• Elsewhere in Europe, Oslo’s initiative to open up bus lanes to electric vehicles has become a victim of its own success with the announcement in May that the law is being changed. A fifth of new cars bought in Norway in the last 3 years have been electric.

A key aspect of pilot schemes is to introduce the public to new energy solutions in a way that is engaging. For example, visitors to the Brecon Beacons National Park can hire electric cars to travel around the area, turning eco travel into a fun activity in itself. A new ‘poo bus’ which runs in Bristol and is fuelled by bio-waste, is a witty way to spark debate about alternative fuel sources. And in Oxford, the city is transforming into a Living Lab for integrated transport experimentation.

Public transport as eco-transport

The need for a transport system which is cleaner and less-energy dependent is clear – the transport sector is the fastest growing source of greenhouse gas emissions.

However investing in innovative renewable energy technologies at a time of budget constraints, requires government and local authorities to show leadership and vision. More importantly, there won’t be a step change in behaviour and attitudes without imaginative approaches to community engagement. Locally-led projects such as those highlighted by REPUTE’s guide are a great way to do this.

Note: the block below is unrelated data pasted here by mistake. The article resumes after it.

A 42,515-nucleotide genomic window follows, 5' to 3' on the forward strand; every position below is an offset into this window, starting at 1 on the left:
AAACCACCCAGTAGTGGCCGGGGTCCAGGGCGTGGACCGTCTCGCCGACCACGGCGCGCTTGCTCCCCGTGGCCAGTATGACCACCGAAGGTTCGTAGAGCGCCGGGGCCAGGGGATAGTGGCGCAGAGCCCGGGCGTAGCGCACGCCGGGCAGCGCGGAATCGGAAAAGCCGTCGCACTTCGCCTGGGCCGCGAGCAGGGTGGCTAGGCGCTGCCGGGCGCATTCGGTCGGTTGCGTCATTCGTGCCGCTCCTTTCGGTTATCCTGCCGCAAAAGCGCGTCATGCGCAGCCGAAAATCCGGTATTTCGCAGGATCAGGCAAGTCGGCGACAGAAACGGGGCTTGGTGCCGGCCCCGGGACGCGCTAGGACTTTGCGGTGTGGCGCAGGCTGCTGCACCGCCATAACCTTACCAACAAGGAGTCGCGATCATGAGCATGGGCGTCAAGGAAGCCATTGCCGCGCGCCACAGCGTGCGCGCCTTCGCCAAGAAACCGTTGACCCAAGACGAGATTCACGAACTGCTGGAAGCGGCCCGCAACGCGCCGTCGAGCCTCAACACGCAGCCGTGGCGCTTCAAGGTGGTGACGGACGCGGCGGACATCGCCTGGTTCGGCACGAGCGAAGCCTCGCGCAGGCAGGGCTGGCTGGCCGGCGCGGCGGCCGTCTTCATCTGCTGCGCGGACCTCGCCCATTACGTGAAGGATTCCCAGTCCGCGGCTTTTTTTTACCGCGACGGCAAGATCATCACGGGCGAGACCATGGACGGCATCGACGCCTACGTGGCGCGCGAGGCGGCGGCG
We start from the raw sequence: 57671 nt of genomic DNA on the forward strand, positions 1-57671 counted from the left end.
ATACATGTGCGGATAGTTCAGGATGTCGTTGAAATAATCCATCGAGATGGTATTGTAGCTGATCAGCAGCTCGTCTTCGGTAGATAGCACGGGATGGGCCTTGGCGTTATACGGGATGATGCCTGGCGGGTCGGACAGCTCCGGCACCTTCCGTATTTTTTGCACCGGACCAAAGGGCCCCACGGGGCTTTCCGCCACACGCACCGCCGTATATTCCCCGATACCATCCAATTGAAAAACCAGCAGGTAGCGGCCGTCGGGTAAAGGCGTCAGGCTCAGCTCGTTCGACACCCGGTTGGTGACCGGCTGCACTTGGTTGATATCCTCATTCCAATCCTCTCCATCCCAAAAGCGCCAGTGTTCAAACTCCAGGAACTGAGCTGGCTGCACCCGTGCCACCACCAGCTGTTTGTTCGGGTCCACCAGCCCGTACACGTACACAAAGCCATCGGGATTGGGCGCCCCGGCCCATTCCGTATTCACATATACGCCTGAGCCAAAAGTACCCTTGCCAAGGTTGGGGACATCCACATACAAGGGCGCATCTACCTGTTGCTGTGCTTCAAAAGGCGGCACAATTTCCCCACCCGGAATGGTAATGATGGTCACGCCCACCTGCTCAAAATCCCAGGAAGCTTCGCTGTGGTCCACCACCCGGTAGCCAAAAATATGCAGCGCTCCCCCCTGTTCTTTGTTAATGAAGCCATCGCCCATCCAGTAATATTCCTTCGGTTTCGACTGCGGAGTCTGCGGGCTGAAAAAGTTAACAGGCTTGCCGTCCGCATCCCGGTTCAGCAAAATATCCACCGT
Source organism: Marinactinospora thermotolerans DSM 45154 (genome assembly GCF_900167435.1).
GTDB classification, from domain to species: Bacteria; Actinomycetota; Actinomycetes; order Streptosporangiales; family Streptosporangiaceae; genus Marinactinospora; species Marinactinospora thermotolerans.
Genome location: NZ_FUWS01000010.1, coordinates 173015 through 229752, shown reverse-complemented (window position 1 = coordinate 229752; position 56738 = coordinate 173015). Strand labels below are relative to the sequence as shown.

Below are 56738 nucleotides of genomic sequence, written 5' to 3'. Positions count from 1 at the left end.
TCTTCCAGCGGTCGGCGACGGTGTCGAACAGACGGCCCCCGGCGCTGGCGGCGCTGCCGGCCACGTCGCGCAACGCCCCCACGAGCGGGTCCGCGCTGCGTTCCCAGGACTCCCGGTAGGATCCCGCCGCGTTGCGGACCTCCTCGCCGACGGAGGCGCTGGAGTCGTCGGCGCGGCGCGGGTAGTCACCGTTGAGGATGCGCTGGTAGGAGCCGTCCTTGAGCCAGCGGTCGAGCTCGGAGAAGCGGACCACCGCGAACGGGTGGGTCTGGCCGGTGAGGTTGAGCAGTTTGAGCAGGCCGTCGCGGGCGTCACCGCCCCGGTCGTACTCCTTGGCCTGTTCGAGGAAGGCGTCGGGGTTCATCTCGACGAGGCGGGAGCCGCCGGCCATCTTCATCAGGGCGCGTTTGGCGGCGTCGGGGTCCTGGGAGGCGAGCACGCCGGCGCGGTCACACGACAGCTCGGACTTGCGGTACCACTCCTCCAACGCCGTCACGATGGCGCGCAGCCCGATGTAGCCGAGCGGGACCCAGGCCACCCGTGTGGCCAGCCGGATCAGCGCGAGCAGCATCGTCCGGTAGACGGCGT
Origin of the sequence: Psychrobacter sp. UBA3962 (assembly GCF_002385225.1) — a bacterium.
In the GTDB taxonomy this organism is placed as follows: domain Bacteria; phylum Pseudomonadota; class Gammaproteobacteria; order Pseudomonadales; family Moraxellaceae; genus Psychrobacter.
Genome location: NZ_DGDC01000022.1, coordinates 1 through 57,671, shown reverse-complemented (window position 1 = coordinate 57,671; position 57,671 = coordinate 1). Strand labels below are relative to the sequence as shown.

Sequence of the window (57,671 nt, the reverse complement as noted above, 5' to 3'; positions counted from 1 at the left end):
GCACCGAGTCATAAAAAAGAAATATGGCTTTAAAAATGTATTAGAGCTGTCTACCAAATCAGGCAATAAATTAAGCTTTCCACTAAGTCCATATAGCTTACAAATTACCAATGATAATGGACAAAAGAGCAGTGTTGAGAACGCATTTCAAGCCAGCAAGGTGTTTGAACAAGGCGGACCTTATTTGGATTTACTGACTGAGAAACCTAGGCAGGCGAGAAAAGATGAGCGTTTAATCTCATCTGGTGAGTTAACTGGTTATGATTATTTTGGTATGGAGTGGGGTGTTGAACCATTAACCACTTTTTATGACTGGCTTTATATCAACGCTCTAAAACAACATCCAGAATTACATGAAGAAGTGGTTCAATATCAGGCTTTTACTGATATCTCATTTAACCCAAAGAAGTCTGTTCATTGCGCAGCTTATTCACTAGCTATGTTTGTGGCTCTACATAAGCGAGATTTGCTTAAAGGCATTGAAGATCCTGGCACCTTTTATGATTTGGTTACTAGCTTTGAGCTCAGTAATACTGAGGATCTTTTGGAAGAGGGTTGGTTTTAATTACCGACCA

The Knowledge Exchange specialises in public and social policy. To gain an insight into the commentary it offers, please explore our publications page on the Knowledge Exchange website.

To find out more on how to become a member, contact us.

Shedding light on a serious issue: how Men’s Sheds are tackling social exclusion

by Stacey Dingwall

Promoting awareness of health and social issues among men, and particularly older men, has always been a tricky challenge. According to research, the longstanding stereotype of men who actively avoid visiting the doctor is true: significant numbers of older men may be experiencing loneliness and isolation due to their reluctance to join clubs for older people, a fact which may explain why suicide rates are higher among middle-aged and older (white) men.

One initiative that has tried to tackle this issue is the Men’s Sheds movement, which originated in Australia in the 1990s after concerns were raised over the lack of opportunities for older men to socialise and discuss any issues they were having with their peers. This led to the emergence of numerous Men’s Sheds across the country, in the form of workshops where men could come together to engage in traditional shed-orientated activities such as woodwork, as well as form new social connections and access health information.

The benefits of Men’s Sheds